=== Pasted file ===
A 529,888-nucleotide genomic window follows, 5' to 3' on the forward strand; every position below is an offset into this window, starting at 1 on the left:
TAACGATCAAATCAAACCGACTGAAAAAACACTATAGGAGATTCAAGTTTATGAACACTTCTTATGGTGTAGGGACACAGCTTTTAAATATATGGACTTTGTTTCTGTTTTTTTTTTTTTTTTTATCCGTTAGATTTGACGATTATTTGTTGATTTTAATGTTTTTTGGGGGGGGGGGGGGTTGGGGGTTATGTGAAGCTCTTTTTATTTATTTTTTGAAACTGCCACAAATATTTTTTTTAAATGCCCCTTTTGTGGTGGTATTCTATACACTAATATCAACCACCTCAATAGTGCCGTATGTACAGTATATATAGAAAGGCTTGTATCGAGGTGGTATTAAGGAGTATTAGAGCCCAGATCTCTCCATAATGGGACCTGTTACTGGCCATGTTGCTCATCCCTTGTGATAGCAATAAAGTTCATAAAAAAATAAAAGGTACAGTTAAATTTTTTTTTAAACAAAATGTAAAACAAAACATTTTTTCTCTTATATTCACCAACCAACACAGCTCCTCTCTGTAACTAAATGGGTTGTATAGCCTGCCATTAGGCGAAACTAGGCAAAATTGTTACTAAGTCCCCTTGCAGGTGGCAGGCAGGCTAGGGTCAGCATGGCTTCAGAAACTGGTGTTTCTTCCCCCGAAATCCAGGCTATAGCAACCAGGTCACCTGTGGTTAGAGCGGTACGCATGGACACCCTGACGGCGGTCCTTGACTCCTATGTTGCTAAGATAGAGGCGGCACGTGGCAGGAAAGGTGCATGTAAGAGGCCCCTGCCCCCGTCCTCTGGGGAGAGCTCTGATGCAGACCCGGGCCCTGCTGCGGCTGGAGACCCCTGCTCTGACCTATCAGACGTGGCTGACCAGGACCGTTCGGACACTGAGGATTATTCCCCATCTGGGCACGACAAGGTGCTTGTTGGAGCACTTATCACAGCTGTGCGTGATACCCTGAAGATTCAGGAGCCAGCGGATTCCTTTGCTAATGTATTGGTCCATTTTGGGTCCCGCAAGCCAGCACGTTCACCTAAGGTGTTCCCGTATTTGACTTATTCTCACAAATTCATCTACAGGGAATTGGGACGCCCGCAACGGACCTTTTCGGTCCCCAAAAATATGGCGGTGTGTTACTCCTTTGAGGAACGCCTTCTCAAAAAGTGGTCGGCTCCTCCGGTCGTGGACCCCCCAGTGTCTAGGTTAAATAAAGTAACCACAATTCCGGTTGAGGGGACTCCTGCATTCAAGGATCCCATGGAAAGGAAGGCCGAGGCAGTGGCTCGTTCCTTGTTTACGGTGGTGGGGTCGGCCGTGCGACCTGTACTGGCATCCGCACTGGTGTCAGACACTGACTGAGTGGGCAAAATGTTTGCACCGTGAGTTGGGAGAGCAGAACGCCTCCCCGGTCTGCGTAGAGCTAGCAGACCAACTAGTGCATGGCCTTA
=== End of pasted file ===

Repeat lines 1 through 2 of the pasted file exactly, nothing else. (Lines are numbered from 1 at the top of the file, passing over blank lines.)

A 529,888-nucleotide genomic window follows, 5' to 3' on the forward strand; every position below is an offset into this window, starting at 1 on the left:
TAACGATCAAATCAAACCGACTGAAAAAACACTATAGGAGATTCAAGTTTATGAACACTTCTTATGGTGTAGGGACACAGCTTTTAAATATATGGACTTTGTTTCTGTTTTTTTTTTTTTTTTTATCCGTTAGATTTGACGATTATTTGTTGATTTTAATGTTTTTTGGGGGGGGGGGGGGTTGGGGGTTATGTGAAGCTCTTTTTATTTATTTTTTGAAACTGCCACAAATATTTTTTTTAAATGCCCCTTTTGTGGTGGTATTCTATACACTAATATCAACCACCTCAATAGTGCCGTATGTACAGTATATATAGAAAGGCTTGTATCGAGGTGGTATTAAGGAGTATTAGAGCCCAGATCTCTCCATAATGGGACCTGTTACTGGCCATGTTGCTCATCCCTTGTGATAGCAATAAAGTTCATAAAAAAATAAAAGGTACAGTTAAATTTTTTTTTAAACAAAATGTAAAACAAAACATTTTTTCTCTTATATTCACCAACCAACACAGCTCCTCTCTGTAACTAAATGGGTTGTATAGCCTGCCATTAGGCGAAACTAGGCAAAATTGTTACTAAGTCCCCTTGCAGGTGGCAGGCAGGCTAGGGTCAGCATGGCTTCAGAAACTGGTGTTTCTTCCCCCGAAATCCAGGCTATAGCAACCAGGTCACCTGTGGTTAGAGCGGTACGCATGGACACCCTGACGGCGGTCCTTGACTCCTATGTTGCTAAGATAGAGGCGGCACGTGGCAGGAAAGGTGCATGTAAGAGGCCCCTGCCCCCGTCCTCTGGGGAGAGCTCTGATGCAGACCCGGGCCCTGCTGCGGCTGGAGACCCCTGCTCTGACCTATCAGACGTGGCTGACCAGGACCGTTCGGACACTGAGGATTATTCCCCATCTGGGCACGACAAGGTGCTTGTTGGAGCACTTATCACAGCTGTGCGTGATACCCTGAAGATTCAGGAGCCAGCGGATTCCTTTGCTAATGTATTGGTCCATTTTGGGTCCCGCAAGCCAGCACGTTCACCTAAGGTGTTCCCGTATTTGACTTATTCTCACAAATTCATCTACAGGGAATTGGGACGCCCGCAACGGACCTTTTCGGTCCCCAAAAATATGGCGGTGTGTTACTCCTTTGAGGAACGCCTTCTCAAAAAGTGGTCGGCTCCTCCGGTCGTGGACCCCCCAGTGTCTAGGTTAAATAAAGTAACCACAATTCCGGTTGAGGGGACTCCTGCATTCAAGGATCCCATGGAAAGGAAGGCCGAGGCAGTGGCTCGTTCCTTGTTTACGGTGGTGGGGTCGGCCGTGCGACCTGTACTGGCATCCGCACTGGTGTCAGACACTGACTGAGTGGGCAAAATGTTTGCACCGTGAGTTGGGAGAGCAGAACGCCTCCCCGGTCTGCGTAGAGCTAGCAGACCAACTAGTGCATGGCCTTA